Using the Pennine town of Hebden Bridge and the Calder Valley as his muse, storyteller George Murphy has written a series of Yorkshire monologues in the Music Hall tradition. That tradition was often bawdy, but never explicit. Here are some tales about the secret history of Upper Calder, included Fiery Jack, a bawdy tale worked up from an anecdote told to George 30 years ago by Jack Noble of Cottonstones.
George has been performing his tales at The Shaggy Dog Storytellers’ club in Hebden Bridge where he has floor spots most months.
A number of these tales have been inspired by news stories and discussions on HebWeb, the local website.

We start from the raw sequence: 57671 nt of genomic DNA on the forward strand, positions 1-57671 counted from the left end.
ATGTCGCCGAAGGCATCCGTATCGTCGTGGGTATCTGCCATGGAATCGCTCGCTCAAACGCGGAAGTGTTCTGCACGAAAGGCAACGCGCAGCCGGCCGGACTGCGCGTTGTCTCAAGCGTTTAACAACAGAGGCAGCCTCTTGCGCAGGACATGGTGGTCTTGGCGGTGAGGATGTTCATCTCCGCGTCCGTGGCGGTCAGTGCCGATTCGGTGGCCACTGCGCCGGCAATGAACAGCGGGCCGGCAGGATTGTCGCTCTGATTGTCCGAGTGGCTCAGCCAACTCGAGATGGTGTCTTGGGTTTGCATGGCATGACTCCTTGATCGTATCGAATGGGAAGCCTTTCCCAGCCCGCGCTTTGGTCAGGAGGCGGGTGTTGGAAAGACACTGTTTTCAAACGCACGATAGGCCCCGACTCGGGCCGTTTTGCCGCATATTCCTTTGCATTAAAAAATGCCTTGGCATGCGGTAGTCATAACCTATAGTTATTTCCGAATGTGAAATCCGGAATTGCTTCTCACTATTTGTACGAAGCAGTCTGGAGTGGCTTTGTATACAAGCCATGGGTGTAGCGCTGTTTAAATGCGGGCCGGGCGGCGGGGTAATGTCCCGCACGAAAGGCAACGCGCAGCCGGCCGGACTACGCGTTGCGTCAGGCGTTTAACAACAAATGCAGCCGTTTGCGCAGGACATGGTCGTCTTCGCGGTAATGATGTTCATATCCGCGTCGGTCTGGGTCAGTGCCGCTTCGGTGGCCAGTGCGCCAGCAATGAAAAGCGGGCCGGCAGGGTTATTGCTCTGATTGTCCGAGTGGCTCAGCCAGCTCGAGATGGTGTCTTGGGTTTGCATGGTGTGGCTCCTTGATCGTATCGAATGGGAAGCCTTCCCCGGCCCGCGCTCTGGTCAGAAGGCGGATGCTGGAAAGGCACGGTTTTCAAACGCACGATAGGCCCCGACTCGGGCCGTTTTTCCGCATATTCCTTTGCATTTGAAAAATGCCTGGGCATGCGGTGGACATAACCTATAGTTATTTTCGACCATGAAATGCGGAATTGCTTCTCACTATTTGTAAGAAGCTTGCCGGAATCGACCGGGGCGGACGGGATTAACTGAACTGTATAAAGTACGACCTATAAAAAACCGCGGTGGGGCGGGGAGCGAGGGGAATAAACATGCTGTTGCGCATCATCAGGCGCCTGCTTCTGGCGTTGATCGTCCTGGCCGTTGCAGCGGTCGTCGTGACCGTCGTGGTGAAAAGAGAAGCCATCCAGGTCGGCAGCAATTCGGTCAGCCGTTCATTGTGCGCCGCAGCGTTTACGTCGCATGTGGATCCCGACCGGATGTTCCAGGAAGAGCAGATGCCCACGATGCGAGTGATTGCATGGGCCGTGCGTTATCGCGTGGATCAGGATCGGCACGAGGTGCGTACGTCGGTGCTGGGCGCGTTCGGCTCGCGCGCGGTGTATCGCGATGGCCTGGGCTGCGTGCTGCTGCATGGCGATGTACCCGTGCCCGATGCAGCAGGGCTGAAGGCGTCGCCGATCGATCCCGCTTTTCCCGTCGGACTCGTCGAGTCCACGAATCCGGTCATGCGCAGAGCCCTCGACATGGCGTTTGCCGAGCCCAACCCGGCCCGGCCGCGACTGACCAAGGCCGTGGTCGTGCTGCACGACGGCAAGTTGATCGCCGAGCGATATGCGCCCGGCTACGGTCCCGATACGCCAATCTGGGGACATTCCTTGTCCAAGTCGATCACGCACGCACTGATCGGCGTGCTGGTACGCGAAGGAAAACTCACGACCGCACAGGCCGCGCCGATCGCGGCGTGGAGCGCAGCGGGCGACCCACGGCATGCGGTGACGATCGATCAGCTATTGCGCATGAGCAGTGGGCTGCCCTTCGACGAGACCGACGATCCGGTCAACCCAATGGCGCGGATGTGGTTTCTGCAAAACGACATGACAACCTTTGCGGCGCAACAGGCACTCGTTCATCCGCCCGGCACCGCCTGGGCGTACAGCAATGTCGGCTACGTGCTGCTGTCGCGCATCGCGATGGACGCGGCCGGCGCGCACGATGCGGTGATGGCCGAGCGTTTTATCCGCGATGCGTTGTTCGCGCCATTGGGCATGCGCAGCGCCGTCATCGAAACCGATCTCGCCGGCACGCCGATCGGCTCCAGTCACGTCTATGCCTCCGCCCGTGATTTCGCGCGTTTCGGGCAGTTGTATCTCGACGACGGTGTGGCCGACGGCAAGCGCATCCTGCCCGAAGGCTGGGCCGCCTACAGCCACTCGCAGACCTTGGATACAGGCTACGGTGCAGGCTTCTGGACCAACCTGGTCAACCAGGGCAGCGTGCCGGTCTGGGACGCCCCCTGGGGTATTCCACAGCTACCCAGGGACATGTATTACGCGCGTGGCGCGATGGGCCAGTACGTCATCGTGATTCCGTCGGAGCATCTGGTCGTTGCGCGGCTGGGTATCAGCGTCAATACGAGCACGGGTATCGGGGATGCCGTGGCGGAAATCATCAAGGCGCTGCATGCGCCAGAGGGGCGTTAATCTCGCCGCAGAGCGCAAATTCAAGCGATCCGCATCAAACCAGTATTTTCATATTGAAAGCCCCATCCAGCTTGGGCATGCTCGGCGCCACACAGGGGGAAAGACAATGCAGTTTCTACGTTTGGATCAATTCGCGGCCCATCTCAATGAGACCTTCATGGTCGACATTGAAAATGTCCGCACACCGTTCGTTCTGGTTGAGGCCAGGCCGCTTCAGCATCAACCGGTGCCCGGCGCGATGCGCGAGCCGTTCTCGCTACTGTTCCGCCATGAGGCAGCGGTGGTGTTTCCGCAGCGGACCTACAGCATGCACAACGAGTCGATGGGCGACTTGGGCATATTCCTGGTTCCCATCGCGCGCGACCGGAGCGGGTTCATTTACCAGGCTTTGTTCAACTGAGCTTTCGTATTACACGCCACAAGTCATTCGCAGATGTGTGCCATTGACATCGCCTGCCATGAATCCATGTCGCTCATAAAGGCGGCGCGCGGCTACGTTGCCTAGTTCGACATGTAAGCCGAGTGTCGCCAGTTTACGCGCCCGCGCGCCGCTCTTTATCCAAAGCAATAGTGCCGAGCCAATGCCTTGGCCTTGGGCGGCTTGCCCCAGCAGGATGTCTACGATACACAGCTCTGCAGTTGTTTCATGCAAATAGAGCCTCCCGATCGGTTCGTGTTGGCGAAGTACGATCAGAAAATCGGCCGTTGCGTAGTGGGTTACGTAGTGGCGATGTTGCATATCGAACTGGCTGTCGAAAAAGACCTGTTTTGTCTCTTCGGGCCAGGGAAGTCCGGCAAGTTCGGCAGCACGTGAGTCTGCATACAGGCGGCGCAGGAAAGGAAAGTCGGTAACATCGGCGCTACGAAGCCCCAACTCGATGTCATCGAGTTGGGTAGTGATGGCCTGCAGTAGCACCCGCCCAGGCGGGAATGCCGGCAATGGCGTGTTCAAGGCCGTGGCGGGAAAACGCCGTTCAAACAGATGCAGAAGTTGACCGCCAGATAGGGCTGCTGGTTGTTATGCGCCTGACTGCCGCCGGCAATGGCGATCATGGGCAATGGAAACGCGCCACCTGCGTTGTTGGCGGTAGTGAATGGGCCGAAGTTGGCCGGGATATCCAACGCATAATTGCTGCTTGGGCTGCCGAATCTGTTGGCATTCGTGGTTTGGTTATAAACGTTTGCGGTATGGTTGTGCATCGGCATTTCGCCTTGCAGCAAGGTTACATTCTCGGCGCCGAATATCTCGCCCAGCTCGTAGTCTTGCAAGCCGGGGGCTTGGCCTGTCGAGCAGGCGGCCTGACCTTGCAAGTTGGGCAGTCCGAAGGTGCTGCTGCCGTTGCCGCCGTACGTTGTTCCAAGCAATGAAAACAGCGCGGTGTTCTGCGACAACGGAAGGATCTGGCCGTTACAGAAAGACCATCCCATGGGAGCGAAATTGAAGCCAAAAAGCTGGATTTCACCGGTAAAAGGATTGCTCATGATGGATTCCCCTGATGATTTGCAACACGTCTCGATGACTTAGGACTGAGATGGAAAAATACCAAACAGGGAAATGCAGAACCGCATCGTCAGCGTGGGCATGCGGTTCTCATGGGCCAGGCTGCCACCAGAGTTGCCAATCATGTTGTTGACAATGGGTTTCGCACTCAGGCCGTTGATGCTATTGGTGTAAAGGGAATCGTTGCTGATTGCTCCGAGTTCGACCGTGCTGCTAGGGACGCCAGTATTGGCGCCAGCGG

While the tales are about Hebden Bridge and the Calder Valley, the dialect has been tempered to appeal to a wider audience. Many of them have been performed alongside Rod Dimbleby, a teller of dialect tales from the recent past, “a proper Yorkshireman” and an authority on the great Victorian writer and performer John Hartley. Rod told George that in Yorkshire dialect writing aitches are not dropped in the spelling, only in the speaking. “So think on!” Pam Dimbleby has written the musical notation to go with some of the tunes and songs he’s made up.
George offers thanks to “the good people of Hippy Valley - and the bad people, without whom most stories would be incomplete.” And to Kath, his present wife, for laughing… “sometimes in the right places.”